Classic Computer Magazine Archive ST-Log ISSUE 23 / SEPTEMBER 1988 / PAGE 90


Okimate 20 color printer

532 Fellowship Rd.
Mt. Laurel, NJ 08054
(609) 235-2600
Printer with Plug 'N Print Module

Reviewed by Andy Eddy

Bored of the same old mundane printouts? Tired of that drab, routine black on white? Okidata, a proven printer manufacturer, has brought out a unit that will handle your normal text printouts, as well as adding the capability of color printing to your computer duties. And, may I add, they've done it fairly inexpensively, too!

The Okimate 20 is a compact, unidirectional printer measuring 13 x 7½ X 2 ¼ inches, so it won't take up very much additional space alongside your other computer hardware. It features a comprehensive manual—perhaps the most complete, well-diagrammed, informative and easiest to understand that I've seen in some time—which runs you through the various procedures you need to undertake to make the printer ready for work with your system. To show its comprehensive nature, it gives detailed examples of troubleshooting, going so far as to suggest how to replace the print head and how to repair a broken ribbon. This completeness goes against the norm; most companies would just tell you take it to a service center to get a new print head or go buy a new ribbon.

To get it to operate, you must buy an accompanying "Plug 'N Print" module that works with your specific computer, which eliminates the photocopied "addendum" that we Atari users are so accustomed to when purchasing a product for our computers. Actually, it's a fully-equipped package that includes the circuit board/interface (that easily slips into the side of the printer), a cable to connect between the printer and your computer (something I wish more hardware manufacturers would include), the previously-mentioned handbook, a stack of pin-feed paper, a disk (we'll discuss that next) and two ribbons—one color and one black-and-white. Both are in cartridge form for maximum simplicity in installation, as easy to load into the printer as an audio cassette is in a tape player.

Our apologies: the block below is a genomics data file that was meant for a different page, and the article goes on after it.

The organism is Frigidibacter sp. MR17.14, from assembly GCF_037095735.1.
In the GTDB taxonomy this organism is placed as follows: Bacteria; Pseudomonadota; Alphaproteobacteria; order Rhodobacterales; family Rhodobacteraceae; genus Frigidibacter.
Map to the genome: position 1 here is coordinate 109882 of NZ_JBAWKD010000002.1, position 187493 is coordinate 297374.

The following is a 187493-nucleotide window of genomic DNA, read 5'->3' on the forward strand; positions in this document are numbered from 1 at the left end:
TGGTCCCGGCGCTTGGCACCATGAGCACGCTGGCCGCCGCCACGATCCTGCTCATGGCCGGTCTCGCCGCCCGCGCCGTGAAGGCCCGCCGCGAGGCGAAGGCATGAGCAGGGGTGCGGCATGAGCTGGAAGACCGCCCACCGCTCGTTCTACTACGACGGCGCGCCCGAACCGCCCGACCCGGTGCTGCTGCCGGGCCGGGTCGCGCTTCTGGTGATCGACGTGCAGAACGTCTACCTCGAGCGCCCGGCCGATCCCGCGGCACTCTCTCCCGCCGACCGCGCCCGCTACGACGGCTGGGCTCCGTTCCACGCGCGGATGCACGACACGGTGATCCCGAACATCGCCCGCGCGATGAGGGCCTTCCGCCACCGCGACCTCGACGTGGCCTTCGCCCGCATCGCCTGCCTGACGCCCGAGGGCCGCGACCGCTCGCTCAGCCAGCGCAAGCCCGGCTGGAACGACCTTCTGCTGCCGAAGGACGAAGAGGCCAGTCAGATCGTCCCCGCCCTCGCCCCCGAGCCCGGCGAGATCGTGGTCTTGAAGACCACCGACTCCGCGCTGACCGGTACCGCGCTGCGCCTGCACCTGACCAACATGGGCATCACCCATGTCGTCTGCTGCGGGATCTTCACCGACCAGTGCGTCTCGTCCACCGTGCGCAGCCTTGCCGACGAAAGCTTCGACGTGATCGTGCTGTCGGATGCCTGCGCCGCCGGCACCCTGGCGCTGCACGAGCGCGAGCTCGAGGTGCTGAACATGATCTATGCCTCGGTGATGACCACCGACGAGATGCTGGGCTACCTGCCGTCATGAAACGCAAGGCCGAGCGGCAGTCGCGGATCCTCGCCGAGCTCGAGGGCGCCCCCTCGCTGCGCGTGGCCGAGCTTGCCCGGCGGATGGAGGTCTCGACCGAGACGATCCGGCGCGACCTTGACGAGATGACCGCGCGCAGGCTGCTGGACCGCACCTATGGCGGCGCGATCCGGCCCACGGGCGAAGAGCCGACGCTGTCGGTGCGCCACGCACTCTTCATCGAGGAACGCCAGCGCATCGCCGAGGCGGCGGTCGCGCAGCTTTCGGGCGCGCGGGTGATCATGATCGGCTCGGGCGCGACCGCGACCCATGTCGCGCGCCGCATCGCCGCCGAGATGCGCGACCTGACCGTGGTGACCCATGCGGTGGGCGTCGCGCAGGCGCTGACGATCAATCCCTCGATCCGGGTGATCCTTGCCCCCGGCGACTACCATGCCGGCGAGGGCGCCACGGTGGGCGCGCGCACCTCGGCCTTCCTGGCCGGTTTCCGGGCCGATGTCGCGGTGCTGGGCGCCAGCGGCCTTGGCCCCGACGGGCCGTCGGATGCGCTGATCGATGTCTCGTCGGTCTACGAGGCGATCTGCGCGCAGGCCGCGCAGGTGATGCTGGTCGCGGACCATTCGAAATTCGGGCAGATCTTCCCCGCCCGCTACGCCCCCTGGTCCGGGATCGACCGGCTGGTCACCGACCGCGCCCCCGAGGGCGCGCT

The software on the disk is substantial: There are two different screen dump utilities—both print the screen out as viewed, but one takes up less memory to allow more room for your application; the trade-off is that the latter version works slower. There are also two snort, ready-to-print demo pictures that show how well your Okimate 20 prints displays, but they're also a good test of whether there are any problems with the printer, how it operates, and how dark or light your want the output (there is a darkness setting switch on the top for manual adjustment). Okidata sports a toll-free help line to assist you with most problems that crop up.